I have recently been reading Malebranche's Dialogue Between a Christian Philosopher and a Chinese Philosopher, and it has started me thinking about the interaction between European philosophy and Chinese philosophy in the early modern period. Leibniz also has a work concerned with clarifying the relation between European and Chinese philosophy; these sorts of works were largely intended to supplement the efforts of Jesuit missionaries in China.
This is one of several areas in our understanding of early modern philosophy that need development. We need more work on a) the sort of information on which the characterizations of Chinese philosophy, as found in Malebranche, Leibniz, and others, are based; b) the extent to which such materials were actually used in China, if such materials were used, and in what way; c) influences of Chinese thought on European thought, both through correct understandings and misunderstandings (e.g., Leibniz's linked his development of binary arithmetic with his (mis)understanding of the I Ching); d) influences of European thought on Chinese thought.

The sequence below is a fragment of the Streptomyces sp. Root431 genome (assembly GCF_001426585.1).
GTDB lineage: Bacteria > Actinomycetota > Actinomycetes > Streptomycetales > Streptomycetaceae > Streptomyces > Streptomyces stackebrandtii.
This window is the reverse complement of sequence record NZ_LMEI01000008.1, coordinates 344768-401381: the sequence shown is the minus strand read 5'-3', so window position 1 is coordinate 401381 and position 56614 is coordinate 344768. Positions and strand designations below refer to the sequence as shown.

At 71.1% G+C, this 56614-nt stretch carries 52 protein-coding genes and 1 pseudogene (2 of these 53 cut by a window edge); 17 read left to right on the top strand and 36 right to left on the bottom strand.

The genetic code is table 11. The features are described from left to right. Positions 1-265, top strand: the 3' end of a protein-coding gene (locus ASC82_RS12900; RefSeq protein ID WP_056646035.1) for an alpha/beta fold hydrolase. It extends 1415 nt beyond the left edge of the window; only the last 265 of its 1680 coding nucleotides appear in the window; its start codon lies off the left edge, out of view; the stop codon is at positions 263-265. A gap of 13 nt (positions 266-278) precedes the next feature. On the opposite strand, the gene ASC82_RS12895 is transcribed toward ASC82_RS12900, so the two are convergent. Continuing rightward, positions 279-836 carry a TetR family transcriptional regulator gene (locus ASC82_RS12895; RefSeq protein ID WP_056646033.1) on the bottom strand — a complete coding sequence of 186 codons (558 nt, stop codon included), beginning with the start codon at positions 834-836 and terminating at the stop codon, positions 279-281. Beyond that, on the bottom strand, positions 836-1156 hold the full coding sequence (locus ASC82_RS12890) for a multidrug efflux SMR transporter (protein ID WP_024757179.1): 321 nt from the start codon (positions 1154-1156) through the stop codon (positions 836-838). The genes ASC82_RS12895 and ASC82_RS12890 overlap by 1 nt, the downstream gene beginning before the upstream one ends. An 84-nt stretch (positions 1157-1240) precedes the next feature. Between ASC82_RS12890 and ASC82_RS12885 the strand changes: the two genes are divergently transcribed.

Sharon at Early Modern Notes has assembled some useful links relevant to the general background here.
For some general background with great pictures, see here.
For texts on the important Chinese Rites dispute, see here. The background of this controversy is presented here (this is a great article).
Here is a selection from Leibniz in which he discusses China. Apparently there is a book recently published on
Leibniz's interest in China; I'll have to put it on my reading list. Albert Ribas has a discussion on the interconnections between Leibniz's Discourse on the Natural Theology of the Chinese and the better-known Leibniz-Clarke debate. (I'll have to look more closely at what can be found on-line and put up a post at H.L.)